SAN FRANCISCO (CBS SF/AP) -- Retail giant Macy's announced it was making cuts including closing 125 stores, shedding some 2,000 corporate jobs and shutting down its tech center in San Francisco.
Tech offices in San Francisco will close its doors, as will a store in the East Bay. The Macy's in Antioch is the only location closing in the Bay Area. The company says it is restructuring, but many of the employees think there is another reason why their particular store is closing.
The tech center's operations will be moving to New York and Atlanta.
Sherry Wetzel and her sister have been a long time customers of Macy's in Antioch.
"It's a nice store. A lot of people hate to see it close," said Wetzel.
Macy's is only the latest store to call it quits in Antioch. This community has seen many of the anchor stores of the mall close.
"It's kind of odd. Gottschalks closed, Macy's is closing and Sears also closed," said Wetzel.
"I'm sad. I used to shop here when I was younger," said Saia Iongi.
Iongi not only used to frequent this store, he now works there.
He said he was not convinced on the idea that this store closing has anything to do with restructuring. Iongi told KPIX 5 that theft at the store is out of control. He said he sees thousands of dollars of merchandise walk out the store everyday.
"It was shocking to see people run out with handfuls of stuff. I've never seen anything like that," said Iongi.
Roughly 70 employees have been given their walking papers. Some are hoping to be transferred to another store.
"Now we have to find a new place, a new home," said Iongi.
Employees have been notified that the store will close sometime in March.
The store closures represent about one fifth of Macy's current total. The stores, which include about 30 that are in the process of closing, account for $1.4 billion in annual sales.
The corporate jobs will be shed as Macy's closes its offices in Cincinnati and San Francisco, leaving New York as its sole corporate headquarters.
Macy's is also testing a new smaller-store format that's located at a strip center, instead of a mall. The store will feature a mixture of Macy's merchandise and local goods as well as food and beverage options. It will open its first so-called Market by Macy's in Dallas on Thursday.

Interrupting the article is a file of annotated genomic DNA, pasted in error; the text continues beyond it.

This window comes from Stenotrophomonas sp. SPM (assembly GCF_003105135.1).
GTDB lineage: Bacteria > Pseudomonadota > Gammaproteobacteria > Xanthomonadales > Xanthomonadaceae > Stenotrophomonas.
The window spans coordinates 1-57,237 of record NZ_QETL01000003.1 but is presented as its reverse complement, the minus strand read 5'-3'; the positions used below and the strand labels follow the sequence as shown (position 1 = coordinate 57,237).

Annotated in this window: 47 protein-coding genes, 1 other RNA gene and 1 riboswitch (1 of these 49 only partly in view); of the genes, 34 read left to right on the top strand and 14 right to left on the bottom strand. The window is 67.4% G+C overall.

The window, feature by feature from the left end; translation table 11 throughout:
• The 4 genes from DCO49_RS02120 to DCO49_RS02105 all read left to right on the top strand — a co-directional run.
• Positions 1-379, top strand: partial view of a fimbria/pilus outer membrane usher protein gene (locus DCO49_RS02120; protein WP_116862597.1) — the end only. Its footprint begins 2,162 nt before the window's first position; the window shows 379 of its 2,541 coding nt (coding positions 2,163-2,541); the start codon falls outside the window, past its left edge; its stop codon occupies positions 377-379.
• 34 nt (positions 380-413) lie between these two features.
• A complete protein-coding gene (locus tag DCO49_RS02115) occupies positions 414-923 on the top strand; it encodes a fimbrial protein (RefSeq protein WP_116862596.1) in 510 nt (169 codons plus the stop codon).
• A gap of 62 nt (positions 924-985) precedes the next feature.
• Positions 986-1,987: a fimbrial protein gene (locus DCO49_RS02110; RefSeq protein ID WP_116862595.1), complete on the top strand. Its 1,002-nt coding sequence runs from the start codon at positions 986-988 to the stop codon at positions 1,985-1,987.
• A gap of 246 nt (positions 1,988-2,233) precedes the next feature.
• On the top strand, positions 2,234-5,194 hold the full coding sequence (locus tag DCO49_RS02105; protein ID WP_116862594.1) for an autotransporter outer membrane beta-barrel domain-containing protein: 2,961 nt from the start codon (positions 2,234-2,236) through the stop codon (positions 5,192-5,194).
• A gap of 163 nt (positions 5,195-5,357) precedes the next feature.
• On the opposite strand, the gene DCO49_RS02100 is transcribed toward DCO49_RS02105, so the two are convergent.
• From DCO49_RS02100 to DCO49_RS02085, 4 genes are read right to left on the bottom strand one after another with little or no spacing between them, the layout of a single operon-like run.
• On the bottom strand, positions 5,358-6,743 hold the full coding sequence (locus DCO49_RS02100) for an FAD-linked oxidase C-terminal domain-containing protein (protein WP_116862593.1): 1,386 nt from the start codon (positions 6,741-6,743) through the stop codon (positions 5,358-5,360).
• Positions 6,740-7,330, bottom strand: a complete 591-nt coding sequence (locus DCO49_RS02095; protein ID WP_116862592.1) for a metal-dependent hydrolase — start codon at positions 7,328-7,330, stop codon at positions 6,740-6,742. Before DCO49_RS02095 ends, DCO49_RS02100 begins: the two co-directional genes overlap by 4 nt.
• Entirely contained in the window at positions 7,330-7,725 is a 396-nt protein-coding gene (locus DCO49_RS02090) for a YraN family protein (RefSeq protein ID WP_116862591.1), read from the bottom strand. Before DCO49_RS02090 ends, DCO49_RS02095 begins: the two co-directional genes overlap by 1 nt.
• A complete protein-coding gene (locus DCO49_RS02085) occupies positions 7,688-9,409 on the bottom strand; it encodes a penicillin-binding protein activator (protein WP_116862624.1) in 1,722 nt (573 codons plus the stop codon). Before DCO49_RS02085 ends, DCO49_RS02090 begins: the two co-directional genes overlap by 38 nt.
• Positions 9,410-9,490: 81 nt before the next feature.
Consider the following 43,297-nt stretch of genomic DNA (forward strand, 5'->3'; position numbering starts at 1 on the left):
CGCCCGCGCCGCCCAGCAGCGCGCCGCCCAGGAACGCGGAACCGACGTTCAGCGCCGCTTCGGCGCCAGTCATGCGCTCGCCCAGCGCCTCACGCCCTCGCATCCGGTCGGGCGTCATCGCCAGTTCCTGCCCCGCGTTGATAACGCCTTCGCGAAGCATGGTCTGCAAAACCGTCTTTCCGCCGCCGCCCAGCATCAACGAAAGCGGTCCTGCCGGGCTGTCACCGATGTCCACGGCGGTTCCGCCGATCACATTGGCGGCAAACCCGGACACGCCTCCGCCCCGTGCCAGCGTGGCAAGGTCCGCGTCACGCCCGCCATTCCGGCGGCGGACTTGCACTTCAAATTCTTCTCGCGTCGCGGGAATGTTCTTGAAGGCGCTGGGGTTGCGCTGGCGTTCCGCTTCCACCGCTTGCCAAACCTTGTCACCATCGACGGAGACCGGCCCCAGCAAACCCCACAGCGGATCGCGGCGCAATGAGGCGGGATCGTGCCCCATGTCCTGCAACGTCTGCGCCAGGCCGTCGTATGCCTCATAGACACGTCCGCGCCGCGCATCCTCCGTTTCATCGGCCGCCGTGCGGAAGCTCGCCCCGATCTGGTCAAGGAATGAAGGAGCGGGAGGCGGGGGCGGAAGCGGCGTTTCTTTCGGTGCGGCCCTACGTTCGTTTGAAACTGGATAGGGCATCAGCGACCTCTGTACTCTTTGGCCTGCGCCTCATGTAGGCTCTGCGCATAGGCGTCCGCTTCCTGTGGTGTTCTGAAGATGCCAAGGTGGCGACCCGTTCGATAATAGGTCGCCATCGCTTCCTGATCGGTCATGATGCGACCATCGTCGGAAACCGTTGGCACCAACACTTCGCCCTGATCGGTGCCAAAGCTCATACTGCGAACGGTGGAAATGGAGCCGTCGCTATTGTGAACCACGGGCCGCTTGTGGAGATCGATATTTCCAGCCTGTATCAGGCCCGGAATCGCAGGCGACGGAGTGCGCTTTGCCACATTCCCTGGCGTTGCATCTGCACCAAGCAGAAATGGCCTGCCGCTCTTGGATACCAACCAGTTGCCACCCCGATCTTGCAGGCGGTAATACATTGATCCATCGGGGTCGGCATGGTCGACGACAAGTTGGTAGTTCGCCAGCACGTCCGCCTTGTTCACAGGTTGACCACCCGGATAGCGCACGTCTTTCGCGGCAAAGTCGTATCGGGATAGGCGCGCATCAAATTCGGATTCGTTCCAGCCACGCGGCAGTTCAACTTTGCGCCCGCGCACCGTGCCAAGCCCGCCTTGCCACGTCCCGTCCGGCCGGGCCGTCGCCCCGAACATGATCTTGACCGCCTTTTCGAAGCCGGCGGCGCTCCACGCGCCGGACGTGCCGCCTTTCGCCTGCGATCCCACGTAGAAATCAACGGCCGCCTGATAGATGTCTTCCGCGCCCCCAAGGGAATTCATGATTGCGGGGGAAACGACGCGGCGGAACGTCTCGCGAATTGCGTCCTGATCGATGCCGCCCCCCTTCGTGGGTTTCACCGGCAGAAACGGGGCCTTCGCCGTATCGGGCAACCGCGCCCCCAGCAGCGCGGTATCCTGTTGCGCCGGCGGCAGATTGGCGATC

Macy's, like its peers Nordstrom and J.C. Penney, is dealing with stiffer competition and shoppers' changing behavior. Department stores are seeing their customers increasingly head to off-price stores like T.J. Maxx for fat discounts on name brands. They're also renting and buying second-hand goods online.
Macy's has pursued a number of strategies as a way to lure people back. Those include recently teaming up with resale site ThredUp. The company's Bloomingdale's division launched a rental service last year. And it's been expanding its off-price concept called Backstage in many of its stores.
It has also been upgrading the look of its top 150 stores in healthy malls.
Still, that hasn't been enough.
Macy's reported a steeper-than-expected 3.5% drop in sales at stores opened at least a year in its fiscal third quarter, which ended in Nov. 2. That marked Macy's first quarterly comparable store sales decline in almost two years.
Its business during November and December showed some improvement — same store sales fell 0.6%. But analysts say that the department store is losing market share. The company is set to report final fourth-quarter results later this month.
"We will focus our resources on the healthy parts of our business, directly address the unhealthy parts of the business and explore new revenue streams," said Jeff Gennette. who took the reins as CEO in early 2017.
The moves announced Tuesday come ahead of Macy's annual investor meeting where Gennette is expected to unveil a three-year reinvention plan.
Shares in Macy's Inc. slipped 8 cents to $16.55 in after-hours trading following the company's announcement. Over the past year, Macy's shares have declined nearly 36%.
© Copyright 2020 CBS Broadcasting Inc. All Rights Reserved. The Associated Press contributed to this report.
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